brew update
brew install Yvee1/tools/hascard


### Binary

Ubuntu and macOS binaries are available under releases. To be able to run it from any directory, it has to be added to the PATH. This can be done by copying it to e.g. the /usr/local/bin directory.

### Arch Linux

Thanks to loki7990, hascard is also on the AUR: https://aur.archlinux.org/packages/hascard/.

### Snapcraft

Hascard is also on snapcraft. Installation instructions are on that site. If you already have snap installed you can just install hascard via sudo snap install hascard. By default snap applications are isolated from the system and run in a sandbox. This means that hascard does not have permission to read or write any files on the system aside from those under %HOME/snap/hascard. To be able to read cards also in other directories under the home directory, hascard makes use of the home interface which might need to be enabled manually using sudo snap connect hascard:home :home.

Note: Because of problems with snap and terminfo, the snap installation does not work directly with somewhat non-standard terminals like st-256 and alacritty. This is because the snap environment does not have the necessary terminfo files for these terminals, but copying the terminfo file from the system is a workaround (see this comment).

### Install from source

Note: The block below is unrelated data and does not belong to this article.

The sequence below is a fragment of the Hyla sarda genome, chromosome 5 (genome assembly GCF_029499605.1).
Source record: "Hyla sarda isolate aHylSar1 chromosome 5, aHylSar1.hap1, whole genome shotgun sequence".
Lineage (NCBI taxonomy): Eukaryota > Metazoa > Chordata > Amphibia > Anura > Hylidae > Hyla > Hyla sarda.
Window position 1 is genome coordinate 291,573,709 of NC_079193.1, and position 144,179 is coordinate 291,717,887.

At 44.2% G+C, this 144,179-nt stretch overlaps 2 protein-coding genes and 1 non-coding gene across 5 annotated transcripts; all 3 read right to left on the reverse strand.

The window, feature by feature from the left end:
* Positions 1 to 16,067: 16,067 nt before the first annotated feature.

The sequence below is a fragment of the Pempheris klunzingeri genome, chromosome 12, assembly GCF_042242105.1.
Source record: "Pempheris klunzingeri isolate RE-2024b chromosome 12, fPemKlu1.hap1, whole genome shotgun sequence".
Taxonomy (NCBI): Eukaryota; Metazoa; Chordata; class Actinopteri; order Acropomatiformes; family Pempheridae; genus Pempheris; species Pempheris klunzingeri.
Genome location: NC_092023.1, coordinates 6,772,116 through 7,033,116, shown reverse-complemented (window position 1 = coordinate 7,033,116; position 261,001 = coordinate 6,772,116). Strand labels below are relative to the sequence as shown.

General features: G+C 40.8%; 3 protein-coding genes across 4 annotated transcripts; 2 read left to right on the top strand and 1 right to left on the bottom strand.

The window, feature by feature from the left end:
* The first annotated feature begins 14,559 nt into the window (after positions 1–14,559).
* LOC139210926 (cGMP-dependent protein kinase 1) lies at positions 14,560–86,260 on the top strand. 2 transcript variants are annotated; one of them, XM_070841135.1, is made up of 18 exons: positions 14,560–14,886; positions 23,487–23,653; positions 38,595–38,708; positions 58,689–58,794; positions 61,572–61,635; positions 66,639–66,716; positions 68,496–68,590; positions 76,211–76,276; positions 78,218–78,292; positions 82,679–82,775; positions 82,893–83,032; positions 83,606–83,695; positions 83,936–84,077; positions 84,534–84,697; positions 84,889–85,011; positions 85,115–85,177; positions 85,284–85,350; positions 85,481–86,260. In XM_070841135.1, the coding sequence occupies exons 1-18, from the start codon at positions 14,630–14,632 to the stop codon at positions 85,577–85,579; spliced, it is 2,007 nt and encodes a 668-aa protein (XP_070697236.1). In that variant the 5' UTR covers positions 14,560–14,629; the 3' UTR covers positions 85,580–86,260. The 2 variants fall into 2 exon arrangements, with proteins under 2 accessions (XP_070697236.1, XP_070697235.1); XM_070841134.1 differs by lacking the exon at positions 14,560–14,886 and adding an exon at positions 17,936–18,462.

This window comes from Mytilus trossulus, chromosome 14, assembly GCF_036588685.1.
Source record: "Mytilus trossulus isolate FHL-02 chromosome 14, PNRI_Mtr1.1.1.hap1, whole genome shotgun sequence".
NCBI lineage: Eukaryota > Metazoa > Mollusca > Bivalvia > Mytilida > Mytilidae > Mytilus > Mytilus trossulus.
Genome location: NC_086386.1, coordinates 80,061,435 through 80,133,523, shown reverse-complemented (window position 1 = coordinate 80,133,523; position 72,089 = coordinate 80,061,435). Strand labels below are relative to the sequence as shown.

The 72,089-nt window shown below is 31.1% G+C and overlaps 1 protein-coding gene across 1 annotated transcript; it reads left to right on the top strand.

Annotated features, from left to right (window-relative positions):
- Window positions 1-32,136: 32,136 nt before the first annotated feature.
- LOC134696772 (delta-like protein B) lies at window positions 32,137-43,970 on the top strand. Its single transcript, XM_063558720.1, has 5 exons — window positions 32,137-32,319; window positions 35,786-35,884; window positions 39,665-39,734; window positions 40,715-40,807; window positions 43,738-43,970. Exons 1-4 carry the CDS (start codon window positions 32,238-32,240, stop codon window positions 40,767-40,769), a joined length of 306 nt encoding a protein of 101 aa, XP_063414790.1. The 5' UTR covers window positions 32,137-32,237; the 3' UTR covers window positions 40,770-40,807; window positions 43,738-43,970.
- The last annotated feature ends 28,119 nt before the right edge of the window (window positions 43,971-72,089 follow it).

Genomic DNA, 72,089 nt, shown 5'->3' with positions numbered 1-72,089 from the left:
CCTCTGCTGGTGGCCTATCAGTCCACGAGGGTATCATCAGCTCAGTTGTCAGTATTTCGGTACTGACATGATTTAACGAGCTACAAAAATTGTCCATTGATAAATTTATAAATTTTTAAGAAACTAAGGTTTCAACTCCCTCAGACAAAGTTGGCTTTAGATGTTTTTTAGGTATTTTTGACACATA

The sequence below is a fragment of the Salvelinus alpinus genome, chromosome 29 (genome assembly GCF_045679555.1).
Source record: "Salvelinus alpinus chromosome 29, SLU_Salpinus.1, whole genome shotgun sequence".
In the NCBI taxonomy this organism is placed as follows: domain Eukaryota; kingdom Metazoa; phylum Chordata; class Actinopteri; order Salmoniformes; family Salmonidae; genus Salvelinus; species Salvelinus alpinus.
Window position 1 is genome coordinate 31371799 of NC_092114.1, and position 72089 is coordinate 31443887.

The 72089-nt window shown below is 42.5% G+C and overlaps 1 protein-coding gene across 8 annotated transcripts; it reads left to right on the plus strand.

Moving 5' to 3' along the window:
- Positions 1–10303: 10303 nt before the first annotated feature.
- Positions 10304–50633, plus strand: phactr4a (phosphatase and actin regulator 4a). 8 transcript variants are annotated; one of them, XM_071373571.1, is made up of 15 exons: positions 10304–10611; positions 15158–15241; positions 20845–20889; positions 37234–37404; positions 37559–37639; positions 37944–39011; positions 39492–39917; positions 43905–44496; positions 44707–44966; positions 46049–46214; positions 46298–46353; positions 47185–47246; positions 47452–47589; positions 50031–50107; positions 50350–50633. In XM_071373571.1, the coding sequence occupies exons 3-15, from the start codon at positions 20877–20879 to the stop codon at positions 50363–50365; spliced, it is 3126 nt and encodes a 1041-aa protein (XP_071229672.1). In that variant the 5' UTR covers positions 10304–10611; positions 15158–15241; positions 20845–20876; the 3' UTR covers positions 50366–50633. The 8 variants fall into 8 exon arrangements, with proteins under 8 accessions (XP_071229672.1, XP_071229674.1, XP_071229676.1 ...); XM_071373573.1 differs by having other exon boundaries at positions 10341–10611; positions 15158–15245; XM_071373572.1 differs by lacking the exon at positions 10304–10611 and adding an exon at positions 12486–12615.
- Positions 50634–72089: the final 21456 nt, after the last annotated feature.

Another option is to build hascard and install it from source. For this you can use the Haskell build tool called stack, or nix. Then for example clone this repository somewhere:

git clone https://github.com/Yvee1/hascard.git
cd hascard


and do stack install hascard or nix-build respectively.

## Usage

Simply run hascard to open the main application. Menu navigation can be done with the arrow keys or with the 'j' and 'k' keys. The controls for the different cards can be found at the bottom of the screen by default. This, and a couple other things, can be changed in the settings menu. A deck of cards can be opened using the built-in filebrowser, and recently selected decks will appear in the selection menu. These decks of flashcards are written in plain text, this is explained in section Cards. After selecting a deck, some options can be specified, like whether the deck should be shuffled or how many cards should be reviewed.